It was more than slightly disappointing. Instead of the amalgamation of corn, onions, peppers and sweet sauce we normally expect, it was simply kernels of corn in a cheesy mixture of mozzarella and provolone. We should have paid closer attention to the menu, it seems, which has been broadly Americanized to include more than 50 different fillings ranging from "Texan barbeque" to "pizza." The jamon y queso was actually much better, with thicker and meatier chunks of ham than Manena's and a pleasant mozzarella-provolone blend. But then everything went off the rails.
Hair pie. DO NOT WANT.
Breaking open the last empanada -- the gaucho -- we were horrified to see a giant, black hair sticking out from the crust. We tugged at it, desperate to get it out of our food, only to find that it was firmly embedded into the dough. We took it to our editorial assistant, Blake Whitaker, like wimps, begging him to please see if he could pull it out. He had no luck, either. The hair was in there fast and good. We don't intend to cast aspersions on the cleanliness of Marini's facilities, since this could easily happen in any kitchen -- professional or at home. But we had a really tough time taking a bite of the opposite end of our gaucho empanada to compare it. And after all that, it wasn't nearly as good as Manena's version, being much drier and blander.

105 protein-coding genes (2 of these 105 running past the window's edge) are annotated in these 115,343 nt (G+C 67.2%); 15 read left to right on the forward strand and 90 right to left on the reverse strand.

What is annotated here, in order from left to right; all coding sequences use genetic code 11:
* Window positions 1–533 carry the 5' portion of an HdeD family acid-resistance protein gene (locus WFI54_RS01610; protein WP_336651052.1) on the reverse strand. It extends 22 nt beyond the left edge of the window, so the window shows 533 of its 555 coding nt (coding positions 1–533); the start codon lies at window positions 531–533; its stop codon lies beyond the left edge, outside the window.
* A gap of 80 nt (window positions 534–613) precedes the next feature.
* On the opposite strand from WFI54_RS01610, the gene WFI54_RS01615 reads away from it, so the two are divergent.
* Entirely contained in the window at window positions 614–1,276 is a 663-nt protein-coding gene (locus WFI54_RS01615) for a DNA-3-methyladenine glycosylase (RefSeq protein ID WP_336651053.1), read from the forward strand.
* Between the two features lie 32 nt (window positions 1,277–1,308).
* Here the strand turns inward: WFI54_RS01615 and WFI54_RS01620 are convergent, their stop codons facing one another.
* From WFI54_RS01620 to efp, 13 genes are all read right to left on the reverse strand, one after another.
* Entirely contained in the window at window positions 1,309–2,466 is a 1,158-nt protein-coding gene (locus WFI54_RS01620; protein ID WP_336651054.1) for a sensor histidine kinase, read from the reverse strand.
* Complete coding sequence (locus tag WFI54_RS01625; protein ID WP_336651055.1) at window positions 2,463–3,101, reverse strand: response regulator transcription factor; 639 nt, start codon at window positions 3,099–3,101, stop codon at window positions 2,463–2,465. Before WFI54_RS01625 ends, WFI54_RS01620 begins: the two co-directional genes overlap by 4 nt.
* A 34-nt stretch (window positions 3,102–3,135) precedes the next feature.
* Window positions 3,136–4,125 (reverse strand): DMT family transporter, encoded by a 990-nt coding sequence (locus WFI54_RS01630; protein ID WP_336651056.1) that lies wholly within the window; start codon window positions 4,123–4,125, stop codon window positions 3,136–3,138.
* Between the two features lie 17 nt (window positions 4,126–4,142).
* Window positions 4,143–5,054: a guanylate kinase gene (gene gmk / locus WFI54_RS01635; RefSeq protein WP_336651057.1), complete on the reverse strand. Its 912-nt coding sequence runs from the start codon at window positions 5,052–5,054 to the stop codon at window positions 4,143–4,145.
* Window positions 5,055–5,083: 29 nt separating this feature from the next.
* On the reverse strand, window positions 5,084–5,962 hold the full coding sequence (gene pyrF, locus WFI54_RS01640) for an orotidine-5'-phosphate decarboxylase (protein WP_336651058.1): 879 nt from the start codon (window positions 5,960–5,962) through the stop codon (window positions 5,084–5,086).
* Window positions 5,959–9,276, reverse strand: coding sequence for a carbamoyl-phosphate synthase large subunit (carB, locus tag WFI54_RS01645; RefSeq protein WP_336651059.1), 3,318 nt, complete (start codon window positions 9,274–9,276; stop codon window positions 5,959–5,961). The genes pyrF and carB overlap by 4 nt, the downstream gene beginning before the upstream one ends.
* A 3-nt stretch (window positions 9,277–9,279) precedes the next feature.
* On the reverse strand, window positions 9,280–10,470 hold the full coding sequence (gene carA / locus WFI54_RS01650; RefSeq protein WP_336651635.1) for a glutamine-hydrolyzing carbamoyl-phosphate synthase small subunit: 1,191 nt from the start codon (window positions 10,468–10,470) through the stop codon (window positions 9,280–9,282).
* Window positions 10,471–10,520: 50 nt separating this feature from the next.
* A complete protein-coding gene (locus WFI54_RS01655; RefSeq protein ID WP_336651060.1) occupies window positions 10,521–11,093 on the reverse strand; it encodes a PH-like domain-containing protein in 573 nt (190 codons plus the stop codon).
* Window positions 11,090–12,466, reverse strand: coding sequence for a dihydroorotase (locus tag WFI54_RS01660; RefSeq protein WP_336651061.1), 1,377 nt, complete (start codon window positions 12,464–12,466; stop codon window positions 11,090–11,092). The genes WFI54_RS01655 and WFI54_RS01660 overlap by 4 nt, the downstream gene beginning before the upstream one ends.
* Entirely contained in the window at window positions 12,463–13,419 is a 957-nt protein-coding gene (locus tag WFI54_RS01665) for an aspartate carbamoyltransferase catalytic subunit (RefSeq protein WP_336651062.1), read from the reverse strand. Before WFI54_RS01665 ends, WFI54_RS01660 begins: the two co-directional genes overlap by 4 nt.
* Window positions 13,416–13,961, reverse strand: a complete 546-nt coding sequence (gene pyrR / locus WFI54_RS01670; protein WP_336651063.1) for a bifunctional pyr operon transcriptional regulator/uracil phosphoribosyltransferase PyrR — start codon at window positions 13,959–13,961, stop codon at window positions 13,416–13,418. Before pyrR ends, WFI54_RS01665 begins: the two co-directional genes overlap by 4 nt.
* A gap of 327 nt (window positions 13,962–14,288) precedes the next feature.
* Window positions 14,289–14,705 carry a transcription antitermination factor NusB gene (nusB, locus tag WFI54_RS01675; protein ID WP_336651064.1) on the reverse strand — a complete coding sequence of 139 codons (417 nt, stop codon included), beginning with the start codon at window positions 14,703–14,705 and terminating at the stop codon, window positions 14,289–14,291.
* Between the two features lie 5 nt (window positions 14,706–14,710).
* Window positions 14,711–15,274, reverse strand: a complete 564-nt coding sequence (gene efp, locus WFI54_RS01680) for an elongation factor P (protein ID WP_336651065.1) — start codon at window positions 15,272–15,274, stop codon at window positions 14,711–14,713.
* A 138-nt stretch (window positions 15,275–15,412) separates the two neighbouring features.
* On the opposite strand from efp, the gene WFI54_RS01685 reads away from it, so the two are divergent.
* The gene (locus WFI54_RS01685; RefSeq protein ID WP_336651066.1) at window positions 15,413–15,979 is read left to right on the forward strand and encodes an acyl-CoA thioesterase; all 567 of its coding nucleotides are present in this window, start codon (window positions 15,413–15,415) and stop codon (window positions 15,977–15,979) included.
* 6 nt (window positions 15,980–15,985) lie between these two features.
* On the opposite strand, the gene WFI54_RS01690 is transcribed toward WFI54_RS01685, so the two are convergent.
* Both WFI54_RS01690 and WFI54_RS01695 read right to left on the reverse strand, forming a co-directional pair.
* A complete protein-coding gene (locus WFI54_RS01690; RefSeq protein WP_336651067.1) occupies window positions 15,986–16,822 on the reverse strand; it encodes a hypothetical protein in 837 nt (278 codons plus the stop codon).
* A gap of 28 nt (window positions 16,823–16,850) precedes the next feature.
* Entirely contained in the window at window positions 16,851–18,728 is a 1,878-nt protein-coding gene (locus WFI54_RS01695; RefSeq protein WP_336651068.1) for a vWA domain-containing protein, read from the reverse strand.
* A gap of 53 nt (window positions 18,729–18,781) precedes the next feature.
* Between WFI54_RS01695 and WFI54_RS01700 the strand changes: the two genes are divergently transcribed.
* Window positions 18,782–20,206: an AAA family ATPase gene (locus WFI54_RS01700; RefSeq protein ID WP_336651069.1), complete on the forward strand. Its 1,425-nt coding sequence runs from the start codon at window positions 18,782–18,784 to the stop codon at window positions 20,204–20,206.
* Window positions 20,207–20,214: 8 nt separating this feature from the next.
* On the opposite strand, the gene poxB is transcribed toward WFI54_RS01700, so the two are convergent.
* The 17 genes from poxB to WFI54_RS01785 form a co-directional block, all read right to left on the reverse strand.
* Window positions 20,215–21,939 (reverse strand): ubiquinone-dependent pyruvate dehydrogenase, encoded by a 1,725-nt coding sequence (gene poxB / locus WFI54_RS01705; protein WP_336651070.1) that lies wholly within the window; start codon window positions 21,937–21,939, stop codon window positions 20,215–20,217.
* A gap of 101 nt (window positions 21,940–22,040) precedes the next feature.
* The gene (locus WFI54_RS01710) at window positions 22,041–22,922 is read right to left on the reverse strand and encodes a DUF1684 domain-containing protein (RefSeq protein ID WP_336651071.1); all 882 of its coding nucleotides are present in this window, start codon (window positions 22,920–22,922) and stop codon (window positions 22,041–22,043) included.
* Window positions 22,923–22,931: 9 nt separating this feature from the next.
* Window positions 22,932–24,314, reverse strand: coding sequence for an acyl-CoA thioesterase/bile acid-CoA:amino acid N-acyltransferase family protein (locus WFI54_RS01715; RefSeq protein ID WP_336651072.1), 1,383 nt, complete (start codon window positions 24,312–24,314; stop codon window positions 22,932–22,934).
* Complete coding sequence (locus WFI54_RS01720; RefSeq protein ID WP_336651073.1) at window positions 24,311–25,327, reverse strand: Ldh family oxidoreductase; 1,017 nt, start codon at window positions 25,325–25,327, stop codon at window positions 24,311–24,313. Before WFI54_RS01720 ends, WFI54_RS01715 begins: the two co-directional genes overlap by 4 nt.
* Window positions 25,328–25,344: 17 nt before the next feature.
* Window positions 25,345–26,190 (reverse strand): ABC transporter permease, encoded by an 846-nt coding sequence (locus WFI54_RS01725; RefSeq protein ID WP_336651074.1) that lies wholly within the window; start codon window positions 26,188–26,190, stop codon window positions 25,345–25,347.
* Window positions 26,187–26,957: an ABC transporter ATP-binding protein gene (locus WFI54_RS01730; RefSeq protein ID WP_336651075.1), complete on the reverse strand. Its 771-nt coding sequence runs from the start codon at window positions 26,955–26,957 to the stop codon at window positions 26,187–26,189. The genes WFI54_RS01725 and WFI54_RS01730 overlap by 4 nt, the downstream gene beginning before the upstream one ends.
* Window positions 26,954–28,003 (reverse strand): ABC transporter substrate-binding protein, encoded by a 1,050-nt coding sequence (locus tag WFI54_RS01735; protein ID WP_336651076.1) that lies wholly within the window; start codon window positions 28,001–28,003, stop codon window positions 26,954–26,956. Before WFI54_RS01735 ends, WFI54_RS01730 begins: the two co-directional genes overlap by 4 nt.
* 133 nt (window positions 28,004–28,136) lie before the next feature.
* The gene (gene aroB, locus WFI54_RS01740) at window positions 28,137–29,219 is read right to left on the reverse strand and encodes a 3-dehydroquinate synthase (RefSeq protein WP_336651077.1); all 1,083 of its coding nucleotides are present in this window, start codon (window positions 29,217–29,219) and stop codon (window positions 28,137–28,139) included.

Manena's won this food fight, even before the discovery of the hair in our gaucho empanada from Marini's. But it wasn't an easy battle. The dough and the shell of the empanadas themselves are much better at Marini's. That fact remains. They're flaky and buttery without being overwhelmingly greasy, and contain the ingredients expertly without any seepage. Manena's contain the ingredients just as well, but can tend towards the dry side and certainly don't have any luscious flake to them. The jamon y queso at Marini's is also better, but that's where the competition ends.
At $2.25 apiece, the Marini's empanadas are more expensive and contain less filling than Manena's. And the terribly inauthentic humita and uninspiring gaucho empanadas left us cold. When it comes to empanadas, Manena's still has the magic touch.